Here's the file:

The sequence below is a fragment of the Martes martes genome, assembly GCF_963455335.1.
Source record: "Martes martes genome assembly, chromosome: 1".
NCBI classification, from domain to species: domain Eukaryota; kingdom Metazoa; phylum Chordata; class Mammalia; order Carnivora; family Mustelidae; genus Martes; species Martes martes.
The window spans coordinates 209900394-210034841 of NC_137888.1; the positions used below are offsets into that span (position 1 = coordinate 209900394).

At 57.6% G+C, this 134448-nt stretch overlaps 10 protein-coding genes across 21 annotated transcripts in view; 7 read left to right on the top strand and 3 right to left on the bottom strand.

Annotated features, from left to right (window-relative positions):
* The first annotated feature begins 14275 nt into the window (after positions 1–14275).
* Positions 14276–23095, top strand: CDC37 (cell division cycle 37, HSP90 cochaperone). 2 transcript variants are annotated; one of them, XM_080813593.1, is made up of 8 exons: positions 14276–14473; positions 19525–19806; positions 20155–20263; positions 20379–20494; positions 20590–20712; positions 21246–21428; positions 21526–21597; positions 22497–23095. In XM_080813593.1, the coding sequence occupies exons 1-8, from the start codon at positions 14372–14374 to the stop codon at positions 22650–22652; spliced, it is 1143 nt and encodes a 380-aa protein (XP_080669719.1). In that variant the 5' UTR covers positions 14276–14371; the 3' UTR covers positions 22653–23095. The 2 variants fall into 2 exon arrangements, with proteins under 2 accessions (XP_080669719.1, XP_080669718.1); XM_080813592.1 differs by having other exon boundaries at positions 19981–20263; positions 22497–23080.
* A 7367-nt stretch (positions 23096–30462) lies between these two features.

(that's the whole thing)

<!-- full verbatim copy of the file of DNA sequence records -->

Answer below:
The sequence below is a fragment of the Martes martes genome, assembly GCF_963455335.1.
Source record: "Martes martes genome assembly, chromosome: 1".
NCBI classification, from domain to species: domain Eukaryota; kingdom Metazoa; phylum Chordata; class Mammalia; order Carnivora; family Mustelidae; genus Martes; species Martes martes.
The window spans coordinates 209900394-210034841 of NC_137888.1; the positions used below are offsets into that span (position 1 = coordinate 209900394).

At 57.6% G+C, this 134448-nt stretch overlaps 10 protein-coding genes across 21 annotated transcripts in view; 7 read left to right on the top strand and 3 right to left on the bottom strand.

Annotated features, from left to right (window-relative positions):
* The first annotated feature begins 14275 nt into the window (after positions 1–14275).
* Positions 14276–23095, top strand: CDC37 (cell division cycle 37, HSP90 cochaperone). 2 transcript variants are annotated; one of them, XM_080813593.1, is made up of 8 exons: positions 14276–14473; positions 19525–19806; positions 20155–20263; positions 20379–20494; positions 20590–20712; positions 21246–21428; positions 21526–21597; positions 22497–23095. In XM_080813593.1, the coding sequence occupies exons 1-8, from the start codon at positions 14372–14374 to the stop codon at positions 22650–22652; spliced, it is 1143 nt and encodes a 380-aa protein (XP_080669719.1). In that variant the 5' UTR covers positions 14276–14371; the 3' UTR covers positions 22653–23095. The 2 variants fall into 2 exon arrangements, with proteins under 2 accessions (XP_080669719.1, XP_080669718.1); XM_080813592.1 differs by having other exon boundaries at positions 19981–20263; positions 22497–23080.
* A 7367-nt stretch (positions 23096–30462) lies between these two features.